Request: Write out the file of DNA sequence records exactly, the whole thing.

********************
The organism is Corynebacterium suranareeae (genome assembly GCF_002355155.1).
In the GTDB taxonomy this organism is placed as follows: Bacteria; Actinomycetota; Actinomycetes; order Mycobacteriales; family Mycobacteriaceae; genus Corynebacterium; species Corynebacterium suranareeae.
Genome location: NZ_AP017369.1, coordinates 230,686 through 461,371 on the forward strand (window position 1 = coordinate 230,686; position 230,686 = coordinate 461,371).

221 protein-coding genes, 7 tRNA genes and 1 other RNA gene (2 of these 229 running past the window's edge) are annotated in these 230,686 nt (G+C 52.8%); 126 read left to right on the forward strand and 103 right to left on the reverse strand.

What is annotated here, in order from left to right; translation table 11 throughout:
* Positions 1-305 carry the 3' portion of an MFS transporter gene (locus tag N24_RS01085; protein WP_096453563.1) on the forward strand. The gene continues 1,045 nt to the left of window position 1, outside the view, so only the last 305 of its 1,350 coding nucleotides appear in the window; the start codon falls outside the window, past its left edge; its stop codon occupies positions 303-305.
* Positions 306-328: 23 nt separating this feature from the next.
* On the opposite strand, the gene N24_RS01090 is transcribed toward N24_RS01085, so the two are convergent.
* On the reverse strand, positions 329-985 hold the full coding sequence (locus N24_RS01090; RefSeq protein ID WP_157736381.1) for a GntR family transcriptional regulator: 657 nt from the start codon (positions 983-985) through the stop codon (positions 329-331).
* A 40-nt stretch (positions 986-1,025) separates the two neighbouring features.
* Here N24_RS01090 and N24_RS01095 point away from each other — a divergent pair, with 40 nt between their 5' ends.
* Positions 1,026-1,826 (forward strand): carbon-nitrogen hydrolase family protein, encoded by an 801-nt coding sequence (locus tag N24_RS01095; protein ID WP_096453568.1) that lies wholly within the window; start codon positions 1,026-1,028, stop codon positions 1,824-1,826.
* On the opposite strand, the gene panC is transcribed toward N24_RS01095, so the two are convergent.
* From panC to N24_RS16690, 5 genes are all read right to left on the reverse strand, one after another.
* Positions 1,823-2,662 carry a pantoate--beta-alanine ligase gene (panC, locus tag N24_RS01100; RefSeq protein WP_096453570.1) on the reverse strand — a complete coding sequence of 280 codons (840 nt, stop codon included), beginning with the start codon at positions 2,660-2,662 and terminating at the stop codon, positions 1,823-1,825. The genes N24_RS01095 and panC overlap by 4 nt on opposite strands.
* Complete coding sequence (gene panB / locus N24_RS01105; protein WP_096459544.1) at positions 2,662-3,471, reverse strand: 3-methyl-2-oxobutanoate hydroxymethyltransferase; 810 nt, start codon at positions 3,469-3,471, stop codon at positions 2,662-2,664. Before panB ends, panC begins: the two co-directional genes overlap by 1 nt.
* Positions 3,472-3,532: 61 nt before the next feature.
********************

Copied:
The organism is Corynebacterium suranareeae (genome assembly GCF_002355155.1).
In the GTDB taxonomy this organism is placed as follows: Bacteria; Actinomycetota; Actinomycetes; order Mycobacteriales; family Mycobacteriaceae; genus Corynebacterium; species Corynebacterium suranareeae.
Genome location: NZ_AP017369.1, coordinates 230,686 through 461,371 on the forward strand (window position 1 = coordinate 230,686; position 230,686 = coordinate 461,371).

221 protein-coding genes, 7 tRNA genes and 1 other RNA gene (2 of these 229 running past the window's edge) are annotated in these 230,686 nt (G+C 52.8%); 126 read left to right on the forward strand and 103 right to left on the reverse strand.

What is annotated here, in order from left to right; translation table 11 throughout:
* Positions 1-305 carry the 3' portion of an MFS transporter gene (locus tag N24_RS01085; protein WP_096453563.1) on the forward strand. The gene continues 1,045 nt to the left of window position 1, outside the view, so only the last 305 of its 1,350 coding nucleotides appear in the window; the start codon falls outside the window, past its left edge; its stop codon occupies positions 303-305.
* Positions 306-328: 23 nt separating this feature from the next.
* On the opposite strand, the gene N24_RS01090 is transcribed toward N24_RS01085, so the two are convergent.
* On the reverse strand, positions 329-985 hold the full coding sequence (locus N24_RS01090; RefSeq protein ID WP_157736381.1) for a GntR family transcriptional regulator: 657 nt from the start codon (positions 983-985) through the stop codon (positions 329-331).
* A 40-nt stretch (positions 986-1,025) separates the two neighbouring features.
* Here N24_RS01090 and N24_RS01095 point away from each other — a divergent pair, with 40 nt between their 5' ends.
* Positions 1,026-1,826 (forward strand): carbon-nitrogen hydrolase family protein, encoded by an 801-nt coding sequence (locus tag N24_RS01095; protein ID WP_096453568.1) that lies wholly within the window; start codon positions 1,026-1,028, stop codon positions 1,824-1,826.
* On the opposite strand, the gene panC is transcribed toward N24_RS01095, so the two are convergent.
* From panC to N24_RS16690, 5 genes are all read right to left on the reverse strand, one after another.
* Positions 1,823-2,662 carry a pantoate--beta-alanine ligase gene (panC, locus tag N24_RS01100; RefSeq protein WP_096453570.1) on the reverse strand — a complete coding sequence of 280 codons (840 nt, stop codon included), beginning with the start codon at positions 2,660-2,662 and terminating at the stop codon, positions 1,823-1,825. The genes N24_RS01095 and panC overlap by 4 nt on opposite strands.
* Complete coding sequence (gene panB / locus N24_RS01105; protein WP_096459544.1) at positions 2,662-3,471, reverse strand: 3-methyl-2-oxobutanoate hydroxymethyltransferase; 810 nt, start codon at positions 3,469-3,471, stop codon at positions 2,662-2,664. Before panB ends, panC begins: the two co-directional genes overlap by 1 nt.
* Positions 3,472-3,532: 61 nt before the next feature.